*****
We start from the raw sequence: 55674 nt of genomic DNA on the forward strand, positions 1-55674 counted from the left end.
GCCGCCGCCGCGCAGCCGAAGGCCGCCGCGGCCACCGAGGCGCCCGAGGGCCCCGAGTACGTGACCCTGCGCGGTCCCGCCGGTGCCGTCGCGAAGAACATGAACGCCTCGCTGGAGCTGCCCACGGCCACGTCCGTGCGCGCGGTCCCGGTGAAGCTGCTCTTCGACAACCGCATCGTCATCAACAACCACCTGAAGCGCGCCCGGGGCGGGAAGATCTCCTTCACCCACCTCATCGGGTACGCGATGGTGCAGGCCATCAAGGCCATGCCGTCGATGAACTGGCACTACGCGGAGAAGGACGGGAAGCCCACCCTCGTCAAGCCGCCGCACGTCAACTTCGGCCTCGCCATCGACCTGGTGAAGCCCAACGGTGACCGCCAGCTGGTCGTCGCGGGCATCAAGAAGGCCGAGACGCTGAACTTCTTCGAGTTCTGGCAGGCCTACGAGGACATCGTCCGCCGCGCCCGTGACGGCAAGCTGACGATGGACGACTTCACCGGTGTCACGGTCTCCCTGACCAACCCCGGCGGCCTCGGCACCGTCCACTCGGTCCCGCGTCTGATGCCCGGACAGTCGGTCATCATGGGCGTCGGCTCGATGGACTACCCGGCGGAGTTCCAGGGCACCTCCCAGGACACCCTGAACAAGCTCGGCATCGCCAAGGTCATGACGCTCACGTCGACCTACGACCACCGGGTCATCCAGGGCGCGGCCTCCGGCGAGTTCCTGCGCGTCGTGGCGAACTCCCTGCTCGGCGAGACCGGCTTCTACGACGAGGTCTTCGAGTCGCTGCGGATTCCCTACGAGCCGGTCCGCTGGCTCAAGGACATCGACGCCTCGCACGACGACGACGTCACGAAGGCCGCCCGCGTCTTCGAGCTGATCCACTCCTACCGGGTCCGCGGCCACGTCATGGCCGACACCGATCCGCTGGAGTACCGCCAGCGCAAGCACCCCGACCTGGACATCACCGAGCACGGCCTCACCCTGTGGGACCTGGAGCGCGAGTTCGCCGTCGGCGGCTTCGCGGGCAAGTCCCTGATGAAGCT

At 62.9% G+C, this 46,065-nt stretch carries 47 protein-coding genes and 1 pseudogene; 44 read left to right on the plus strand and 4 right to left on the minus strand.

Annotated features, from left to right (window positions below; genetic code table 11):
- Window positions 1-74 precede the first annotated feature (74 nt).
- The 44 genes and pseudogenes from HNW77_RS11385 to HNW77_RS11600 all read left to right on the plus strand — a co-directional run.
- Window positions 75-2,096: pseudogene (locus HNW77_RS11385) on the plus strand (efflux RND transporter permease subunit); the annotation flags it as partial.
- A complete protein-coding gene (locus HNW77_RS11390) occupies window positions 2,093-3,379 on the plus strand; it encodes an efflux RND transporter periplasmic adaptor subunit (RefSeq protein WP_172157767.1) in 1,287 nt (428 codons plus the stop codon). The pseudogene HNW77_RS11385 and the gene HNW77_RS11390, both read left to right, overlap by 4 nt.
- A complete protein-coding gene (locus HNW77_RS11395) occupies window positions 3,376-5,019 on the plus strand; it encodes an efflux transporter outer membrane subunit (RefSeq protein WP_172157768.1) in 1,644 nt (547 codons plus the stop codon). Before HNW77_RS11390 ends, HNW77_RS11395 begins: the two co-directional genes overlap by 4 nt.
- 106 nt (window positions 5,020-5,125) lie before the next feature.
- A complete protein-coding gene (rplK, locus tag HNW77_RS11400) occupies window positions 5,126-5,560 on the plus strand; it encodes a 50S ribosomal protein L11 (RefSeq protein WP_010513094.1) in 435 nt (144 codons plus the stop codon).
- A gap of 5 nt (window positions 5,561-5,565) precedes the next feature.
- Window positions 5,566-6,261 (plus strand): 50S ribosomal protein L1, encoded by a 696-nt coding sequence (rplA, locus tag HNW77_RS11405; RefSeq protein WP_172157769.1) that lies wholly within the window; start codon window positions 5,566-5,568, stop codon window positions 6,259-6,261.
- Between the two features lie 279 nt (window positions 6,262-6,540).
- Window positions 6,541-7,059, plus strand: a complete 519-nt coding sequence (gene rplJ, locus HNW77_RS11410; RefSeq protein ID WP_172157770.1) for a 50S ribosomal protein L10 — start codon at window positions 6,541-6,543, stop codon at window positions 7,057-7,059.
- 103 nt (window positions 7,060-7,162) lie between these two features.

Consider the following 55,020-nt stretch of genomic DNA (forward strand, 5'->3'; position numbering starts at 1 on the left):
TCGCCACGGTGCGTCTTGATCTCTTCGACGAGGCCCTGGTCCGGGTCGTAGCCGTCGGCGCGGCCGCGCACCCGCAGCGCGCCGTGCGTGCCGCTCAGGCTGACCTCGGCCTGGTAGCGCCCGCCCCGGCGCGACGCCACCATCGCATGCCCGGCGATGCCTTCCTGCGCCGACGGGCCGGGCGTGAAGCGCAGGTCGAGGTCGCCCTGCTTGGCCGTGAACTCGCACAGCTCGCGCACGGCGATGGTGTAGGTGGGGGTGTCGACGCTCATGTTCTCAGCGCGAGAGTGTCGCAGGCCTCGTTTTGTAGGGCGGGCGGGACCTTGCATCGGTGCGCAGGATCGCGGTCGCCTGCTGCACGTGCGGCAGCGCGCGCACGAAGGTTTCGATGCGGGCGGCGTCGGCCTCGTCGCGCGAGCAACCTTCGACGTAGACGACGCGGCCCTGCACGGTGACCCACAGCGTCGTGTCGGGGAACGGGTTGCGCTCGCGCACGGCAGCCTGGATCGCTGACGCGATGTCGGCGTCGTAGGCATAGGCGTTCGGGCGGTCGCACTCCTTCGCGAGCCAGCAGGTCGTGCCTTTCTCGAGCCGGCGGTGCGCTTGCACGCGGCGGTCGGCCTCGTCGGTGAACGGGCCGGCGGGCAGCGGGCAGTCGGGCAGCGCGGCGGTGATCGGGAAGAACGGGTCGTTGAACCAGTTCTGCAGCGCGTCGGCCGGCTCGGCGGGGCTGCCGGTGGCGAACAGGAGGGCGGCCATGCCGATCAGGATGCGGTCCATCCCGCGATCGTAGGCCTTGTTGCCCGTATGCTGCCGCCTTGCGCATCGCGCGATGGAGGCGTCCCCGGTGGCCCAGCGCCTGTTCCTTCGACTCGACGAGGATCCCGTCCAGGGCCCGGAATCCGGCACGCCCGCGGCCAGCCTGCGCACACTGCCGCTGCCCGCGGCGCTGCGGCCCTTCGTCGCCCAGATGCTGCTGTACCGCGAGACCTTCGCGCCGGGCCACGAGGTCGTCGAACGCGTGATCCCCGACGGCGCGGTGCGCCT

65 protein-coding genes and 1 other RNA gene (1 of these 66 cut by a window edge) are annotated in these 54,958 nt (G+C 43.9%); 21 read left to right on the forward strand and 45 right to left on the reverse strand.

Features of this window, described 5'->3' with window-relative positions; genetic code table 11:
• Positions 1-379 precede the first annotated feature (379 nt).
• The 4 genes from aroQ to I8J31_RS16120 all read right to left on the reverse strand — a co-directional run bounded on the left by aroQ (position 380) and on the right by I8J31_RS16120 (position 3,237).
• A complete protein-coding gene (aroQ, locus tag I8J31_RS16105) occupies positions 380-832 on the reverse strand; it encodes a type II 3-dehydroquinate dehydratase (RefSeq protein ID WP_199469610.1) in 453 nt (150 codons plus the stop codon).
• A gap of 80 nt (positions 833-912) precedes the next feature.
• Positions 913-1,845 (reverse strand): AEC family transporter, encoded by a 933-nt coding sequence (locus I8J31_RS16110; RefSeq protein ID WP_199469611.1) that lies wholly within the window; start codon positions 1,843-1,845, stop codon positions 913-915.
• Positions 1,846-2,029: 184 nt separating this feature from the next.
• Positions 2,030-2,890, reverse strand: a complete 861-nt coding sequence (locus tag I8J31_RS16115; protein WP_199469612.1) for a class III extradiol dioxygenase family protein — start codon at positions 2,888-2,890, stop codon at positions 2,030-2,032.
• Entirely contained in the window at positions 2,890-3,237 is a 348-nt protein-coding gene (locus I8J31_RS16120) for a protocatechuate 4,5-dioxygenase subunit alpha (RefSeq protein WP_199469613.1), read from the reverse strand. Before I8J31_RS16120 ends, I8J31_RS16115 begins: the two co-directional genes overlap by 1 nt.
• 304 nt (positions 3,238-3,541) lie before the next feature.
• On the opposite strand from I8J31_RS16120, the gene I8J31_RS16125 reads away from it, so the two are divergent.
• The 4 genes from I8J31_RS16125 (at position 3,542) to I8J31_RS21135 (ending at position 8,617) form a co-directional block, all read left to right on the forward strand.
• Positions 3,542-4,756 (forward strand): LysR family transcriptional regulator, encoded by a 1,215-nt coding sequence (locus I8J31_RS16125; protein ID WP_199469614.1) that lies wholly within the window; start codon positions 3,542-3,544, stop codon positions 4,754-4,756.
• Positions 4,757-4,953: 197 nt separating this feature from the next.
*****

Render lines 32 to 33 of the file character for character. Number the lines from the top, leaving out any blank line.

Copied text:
• Positions 3,542-4,756 (forward strand): LysR family transcriptional regulator, encoded by a 1,215-nt coding sequence (locus I8J31_RS16125; protein ID WP_199469614.1) that lies wholly within the window; start codon positions 3,542-3,544, stop codon positions 4,754-4,756.
• Positions 4,757-4,953: 197 nt separating this feature from the next.